Ukraine Rejects Russian Demand To Surrender Mariupol

The destroyed Ukrainian city of Mariupol

Ukrainian authorities have rejected Russian demands to surrender the port city of Mariupol, which has been under siege with limited access to food, water and power for three weeks now.

Russian Colonel General Mikhail Mizintsev on Sunday urged Ukrainian forces to lay down their arms, promising safe passage out of the city for those that did. A deadline of 5am on Monday was given to respond to the offer, but officials in Kyiv immediately rejected the suggestion.

Under the plans, the Russian defense ministry said they would open safe from 10am Moscow time, initially to allow surrendering troops to leave the city and then to allow humanitarian aid to enter. No mention was made in the Russian proposal of any solid evacuation plans for the estimated 300,000 civilians still trapped in Mariupol, just that it would be possible for them to leave the city.

“All who lay down their arms are guaranteed safe passage out of Mariupol,” said Mizintsev. The ministry made no mention of what action it proposed to take if the offer was rejected, beyond warning that city leaders could face military tribunals for siding with what it described as “criminals”.

The Ukrainian leadership took little time in rejecting the offer, saying there was “no question” of surrender.

“There can be no question of any surrender, laying down of arms. We have already informed the Russian side about this,” Ukrainian Deputy Prime Minister Irina Vereshchuk told the news outlet Ukrainska Pravda.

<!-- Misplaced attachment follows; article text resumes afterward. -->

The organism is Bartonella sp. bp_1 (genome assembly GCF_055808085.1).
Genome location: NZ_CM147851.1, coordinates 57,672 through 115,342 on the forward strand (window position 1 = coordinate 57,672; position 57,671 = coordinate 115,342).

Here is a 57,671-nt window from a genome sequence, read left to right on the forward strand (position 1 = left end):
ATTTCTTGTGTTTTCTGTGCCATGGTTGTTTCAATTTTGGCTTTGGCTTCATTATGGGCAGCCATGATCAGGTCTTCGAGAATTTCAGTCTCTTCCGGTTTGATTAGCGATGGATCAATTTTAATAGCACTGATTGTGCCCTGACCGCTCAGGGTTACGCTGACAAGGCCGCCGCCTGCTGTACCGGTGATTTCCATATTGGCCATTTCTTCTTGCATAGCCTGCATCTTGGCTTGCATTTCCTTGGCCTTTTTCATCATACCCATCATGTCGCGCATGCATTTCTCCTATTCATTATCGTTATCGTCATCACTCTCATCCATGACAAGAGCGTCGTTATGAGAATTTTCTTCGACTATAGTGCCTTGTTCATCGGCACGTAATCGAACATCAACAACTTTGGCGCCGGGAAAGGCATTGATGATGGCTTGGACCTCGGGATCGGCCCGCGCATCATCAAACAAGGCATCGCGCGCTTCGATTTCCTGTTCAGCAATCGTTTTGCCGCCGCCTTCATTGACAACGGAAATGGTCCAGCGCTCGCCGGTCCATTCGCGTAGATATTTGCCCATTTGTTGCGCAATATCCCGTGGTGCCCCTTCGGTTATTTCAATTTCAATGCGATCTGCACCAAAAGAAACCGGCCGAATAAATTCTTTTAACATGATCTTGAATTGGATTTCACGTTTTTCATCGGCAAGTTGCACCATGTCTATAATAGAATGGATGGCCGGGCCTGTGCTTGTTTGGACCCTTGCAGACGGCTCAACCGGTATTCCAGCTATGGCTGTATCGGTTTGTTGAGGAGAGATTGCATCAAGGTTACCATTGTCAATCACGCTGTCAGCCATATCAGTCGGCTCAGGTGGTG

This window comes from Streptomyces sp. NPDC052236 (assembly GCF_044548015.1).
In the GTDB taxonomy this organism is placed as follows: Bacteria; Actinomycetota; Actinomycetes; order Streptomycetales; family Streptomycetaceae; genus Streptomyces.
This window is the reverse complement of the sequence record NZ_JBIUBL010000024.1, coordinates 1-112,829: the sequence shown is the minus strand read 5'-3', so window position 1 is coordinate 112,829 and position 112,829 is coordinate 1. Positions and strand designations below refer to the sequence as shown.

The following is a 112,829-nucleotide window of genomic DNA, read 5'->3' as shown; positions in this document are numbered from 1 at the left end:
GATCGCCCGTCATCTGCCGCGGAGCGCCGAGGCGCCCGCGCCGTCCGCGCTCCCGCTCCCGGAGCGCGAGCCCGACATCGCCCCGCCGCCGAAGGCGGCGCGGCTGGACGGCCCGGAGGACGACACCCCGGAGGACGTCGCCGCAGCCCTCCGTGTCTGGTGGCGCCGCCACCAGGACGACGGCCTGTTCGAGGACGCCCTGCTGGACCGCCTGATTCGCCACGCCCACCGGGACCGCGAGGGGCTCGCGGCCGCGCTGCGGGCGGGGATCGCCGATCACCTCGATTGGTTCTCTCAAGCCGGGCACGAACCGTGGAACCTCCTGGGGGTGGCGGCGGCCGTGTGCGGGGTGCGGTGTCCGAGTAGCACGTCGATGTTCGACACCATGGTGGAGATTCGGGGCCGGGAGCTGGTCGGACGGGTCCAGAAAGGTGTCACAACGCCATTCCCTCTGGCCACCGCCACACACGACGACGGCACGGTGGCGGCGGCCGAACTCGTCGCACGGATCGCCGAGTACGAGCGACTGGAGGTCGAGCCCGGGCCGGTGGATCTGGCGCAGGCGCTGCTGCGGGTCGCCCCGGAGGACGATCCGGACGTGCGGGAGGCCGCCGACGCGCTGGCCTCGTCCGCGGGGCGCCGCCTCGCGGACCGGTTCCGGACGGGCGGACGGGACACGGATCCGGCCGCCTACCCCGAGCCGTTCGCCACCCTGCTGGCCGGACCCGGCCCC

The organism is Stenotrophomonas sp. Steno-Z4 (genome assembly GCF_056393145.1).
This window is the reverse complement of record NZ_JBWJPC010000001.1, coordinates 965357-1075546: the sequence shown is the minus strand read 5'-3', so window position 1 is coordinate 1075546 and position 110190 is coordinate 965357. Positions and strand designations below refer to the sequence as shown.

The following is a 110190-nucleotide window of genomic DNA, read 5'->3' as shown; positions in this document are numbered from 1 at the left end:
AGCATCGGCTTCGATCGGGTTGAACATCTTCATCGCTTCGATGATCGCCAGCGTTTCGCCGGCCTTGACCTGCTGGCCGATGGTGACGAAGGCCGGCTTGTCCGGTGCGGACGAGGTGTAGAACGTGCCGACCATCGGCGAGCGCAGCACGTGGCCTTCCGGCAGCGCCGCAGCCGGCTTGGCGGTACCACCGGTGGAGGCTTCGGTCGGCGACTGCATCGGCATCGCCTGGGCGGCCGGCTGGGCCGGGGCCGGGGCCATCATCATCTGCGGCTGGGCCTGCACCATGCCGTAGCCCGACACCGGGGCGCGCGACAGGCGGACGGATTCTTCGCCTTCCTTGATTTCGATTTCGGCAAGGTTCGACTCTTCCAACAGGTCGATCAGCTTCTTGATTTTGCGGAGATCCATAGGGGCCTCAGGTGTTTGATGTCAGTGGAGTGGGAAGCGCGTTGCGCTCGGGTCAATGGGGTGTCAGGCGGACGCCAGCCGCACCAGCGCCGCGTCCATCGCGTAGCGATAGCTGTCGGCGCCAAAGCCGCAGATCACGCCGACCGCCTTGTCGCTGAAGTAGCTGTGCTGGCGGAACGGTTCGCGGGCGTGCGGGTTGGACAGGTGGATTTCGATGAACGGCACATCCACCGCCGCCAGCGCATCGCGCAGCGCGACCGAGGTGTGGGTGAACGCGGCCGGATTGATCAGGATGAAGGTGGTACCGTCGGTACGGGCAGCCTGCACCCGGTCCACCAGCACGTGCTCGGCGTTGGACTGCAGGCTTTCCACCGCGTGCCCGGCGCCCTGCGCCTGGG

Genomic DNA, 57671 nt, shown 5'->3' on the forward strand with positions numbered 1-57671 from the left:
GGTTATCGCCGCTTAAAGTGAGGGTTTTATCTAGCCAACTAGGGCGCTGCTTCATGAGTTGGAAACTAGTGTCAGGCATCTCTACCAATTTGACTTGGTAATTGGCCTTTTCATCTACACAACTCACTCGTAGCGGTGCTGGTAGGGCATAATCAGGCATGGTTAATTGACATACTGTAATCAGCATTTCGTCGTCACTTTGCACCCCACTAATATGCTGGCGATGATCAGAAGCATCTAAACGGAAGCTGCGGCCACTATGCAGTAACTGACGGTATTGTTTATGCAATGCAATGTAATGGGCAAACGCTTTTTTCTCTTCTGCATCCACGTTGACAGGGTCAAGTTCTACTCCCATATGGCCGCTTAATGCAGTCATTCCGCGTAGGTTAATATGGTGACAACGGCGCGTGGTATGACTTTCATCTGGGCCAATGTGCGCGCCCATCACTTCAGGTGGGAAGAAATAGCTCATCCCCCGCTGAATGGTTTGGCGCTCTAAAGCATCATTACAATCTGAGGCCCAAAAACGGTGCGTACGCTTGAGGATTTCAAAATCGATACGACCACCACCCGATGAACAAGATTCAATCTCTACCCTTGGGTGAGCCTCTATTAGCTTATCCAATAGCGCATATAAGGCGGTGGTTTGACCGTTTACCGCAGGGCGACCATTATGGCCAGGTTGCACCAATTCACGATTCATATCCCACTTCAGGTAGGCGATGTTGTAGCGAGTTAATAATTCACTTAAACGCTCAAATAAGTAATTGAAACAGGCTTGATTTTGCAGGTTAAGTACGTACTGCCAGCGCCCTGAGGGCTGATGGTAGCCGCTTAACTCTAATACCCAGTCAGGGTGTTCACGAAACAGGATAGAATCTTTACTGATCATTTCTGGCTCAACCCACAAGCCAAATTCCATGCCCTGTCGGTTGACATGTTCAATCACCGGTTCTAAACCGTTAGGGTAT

“I wrote: ‘Instead of wasting time on eight pages of letters, just open the corridor.'”

Vereshchuk also said that the Russians “continue to behave like terrorists” in a video posted to Telegram.

“The occupiers continue to behave like terrorists. They say they agree on the humanitarian corridor and in the morning, shell the place for evacuation,” she said.

Ukrainian authorities have made numerous allegations that Russian forces have attacked civilians fleeing through agreed humanitarian corridors, something which appears to be backed up by footage from the ground in Ukraine. Russia has denied the allegations, claiming that it’s Ukrainian troops firing on their own citizens.

Moscow’s call for surrender came shortly after accusations of another attack on civilians in Mariupol. Officials said the Russian military bombed an art school in Mariupol where an estimated 400 civilians were sheltering. The number of casualties is unclear at present as rescue attempts continue.

Speaking in a video address, Ukraine’s President Volodymyr Zelenskyy said that about 400 civilians were taking shelter at the art school in the besieged Azov Sea port city when it was struck by a Russian bomb.

“They are under the rubble, and we don’t know how many of them have survived,” said Ukrainian President Volodymyr Zelenskiy in his daily video address to the nation. “But we know that we will certainly shoot down the pilot who dropped that bomb, like about 100 other such mass murderers whom we already have downed.”